Using just these simple tools and free practice sites, beginners have a powerful array of hacking resources just a simple mouse click away.

Recently, I asked my friend, Ray, to list those he believes are the top 10 most forward thinkers in the IT industry.  Below is the list he generated. 

Like most smart people, Ray gets his information from institutions such as the New York Times, the Wall Street Journal, the Huffington Post, Ted Talks ...  Ray is not an IT expert; he is, however, a marketer: the type that has an opinion on everything and is all too willing to share it.  Unfortunately, many of his opinions are based upon the writings/editorials of those attempting to appeal to the reading level of an 8th grader.  I suppose it could be worse.  He could be referencing Yahoo News, where important stories get priority placement such as when the voluptuous Kate Upton holds a computer close to her breasts.

Before you read further, note that missing from this list and not credited are innovators: Bill Joy, Dennis Ritchie, Linus Torvalds, Alan Turing, Edward Howard Armstrong, Peter Andreas Grunberg and Albert Fent, Gottfried Wilhelm Leibniz/Hermann Grassmann ... You know the type:  the type of individual who burns the midnight oil and rarely, if ever, guffaws over their discoveries or achievements.

There has been and continues to be a plethora of observational studies by different researchers in the publishing industry focused on how e-books have affected hard-copy book sales. Evidence from these studies has indicated that there is a significant and monumental shift away from hard-copy books to e-books.[1]These findings precipitate fears that hard-copy books might become more expensive in the near future as they begin to be less available.  This scenario could escalate to the point where only collectors of hard-copy books are willing to pay the high price for ownership.

The founder of Amazon, Jeff Bezos, made a statement in July 2010 that sales of digital books had significantly outstripped U.S. sales of hard-copy. He claimed that Amazon had sold 143 digital books for its e-reader, the Kindle, for every 100 hard-back books over the past three months. The pace of this change was unprecedented;  Amazon said that in the four weeks of June 2010, the rate of sales had reached 180 e-books for every 100 hard-backs sold. Bezos said sales of the Kindle and e-books had reached a "tipping point", with five authors including Steig Larsson, the writer of Girl with a Dragon Tattoo, and Stephenie Meyer, who penned the Twilight series, each selling more than 500,000 digital books.[2] Earlier in July 2010, Hachette said that James Patterson had sold 1.1m e-books to date.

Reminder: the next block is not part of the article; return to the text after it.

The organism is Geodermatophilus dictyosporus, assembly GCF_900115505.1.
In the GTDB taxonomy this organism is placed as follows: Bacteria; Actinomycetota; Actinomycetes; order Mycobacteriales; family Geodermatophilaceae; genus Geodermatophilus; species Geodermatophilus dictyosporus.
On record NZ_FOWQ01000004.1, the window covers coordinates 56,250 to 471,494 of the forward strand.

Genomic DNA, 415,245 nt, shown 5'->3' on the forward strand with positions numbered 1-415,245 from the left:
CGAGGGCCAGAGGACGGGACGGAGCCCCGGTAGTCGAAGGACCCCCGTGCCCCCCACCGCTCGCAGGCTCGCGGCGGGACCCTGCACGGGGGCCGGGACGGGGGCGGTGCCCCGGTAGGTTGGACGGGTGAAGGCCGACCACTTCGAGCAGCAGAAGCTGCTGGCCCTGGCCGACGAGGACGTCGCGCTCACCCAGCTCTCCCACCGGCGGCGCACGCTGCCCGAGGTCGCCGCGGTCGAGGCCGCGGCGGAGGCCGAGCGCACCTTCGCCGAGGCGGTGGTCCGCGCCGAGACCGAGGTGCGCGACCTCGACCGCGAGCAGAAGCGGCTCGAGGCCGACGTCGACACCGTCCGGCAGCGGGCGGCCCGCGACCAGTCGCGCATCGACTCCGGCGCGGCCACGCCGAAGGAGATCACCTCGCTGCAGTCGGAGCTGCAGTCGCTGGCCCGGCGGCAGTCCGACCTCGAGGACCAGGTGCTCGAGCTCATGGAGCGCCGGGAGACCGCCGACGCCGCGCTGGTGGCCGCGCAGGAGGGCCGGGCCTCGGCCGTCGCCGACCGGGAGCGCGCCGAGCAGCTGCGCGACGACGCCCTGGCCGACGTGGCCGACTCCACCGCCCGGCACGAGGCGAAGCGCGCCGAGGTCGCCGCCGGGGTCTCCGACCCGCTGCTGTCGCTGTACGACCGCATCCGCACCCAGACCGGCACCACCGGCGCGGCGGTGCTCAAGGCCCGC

According to a report made by Publishers Weekly, for the first quarter of 2011, e-book sales were up 159.8%; netting sales of $233.1 million. Although adult hard-cover and mass market paperback hard-copies had continued to sell, posting gains in March, all the print segments had declined for the first quarter with the nine mass market houses that report sales. Their findings revealed a 23.4% sales decline, and that children’s paper-back publishers had also declined by 24.1%.[3] E-book sales easily out-distanced mass market paperback sales in the first quarter of 2011 with mass market sales of hard-copy books falling to $123.3 million compared to e-books’ $233.1 million in sales.

According to .net sales report by the March Association of American Publishers (AAP) which collected data and statistics from 1,189 publishers, the adult e-Book sales were $282.3 million in comparison to adult hard-cover book sales which counted $229.6 million during the first quarter of 2012. During the same period in 2011, eBooks revenues were $220.4 million.[4] These reports indicate a disconcerting diminishing demand for hard-copy books.

Computers. They’re a part of our everyday lives. Most of us couldn’t imagine living a day without them. We use them for school, work, and fun and use them to stay connected to those we love and care about. Since the invention of the web cam, millions of us use webcams to communicate with loved-ones and business contacts far away.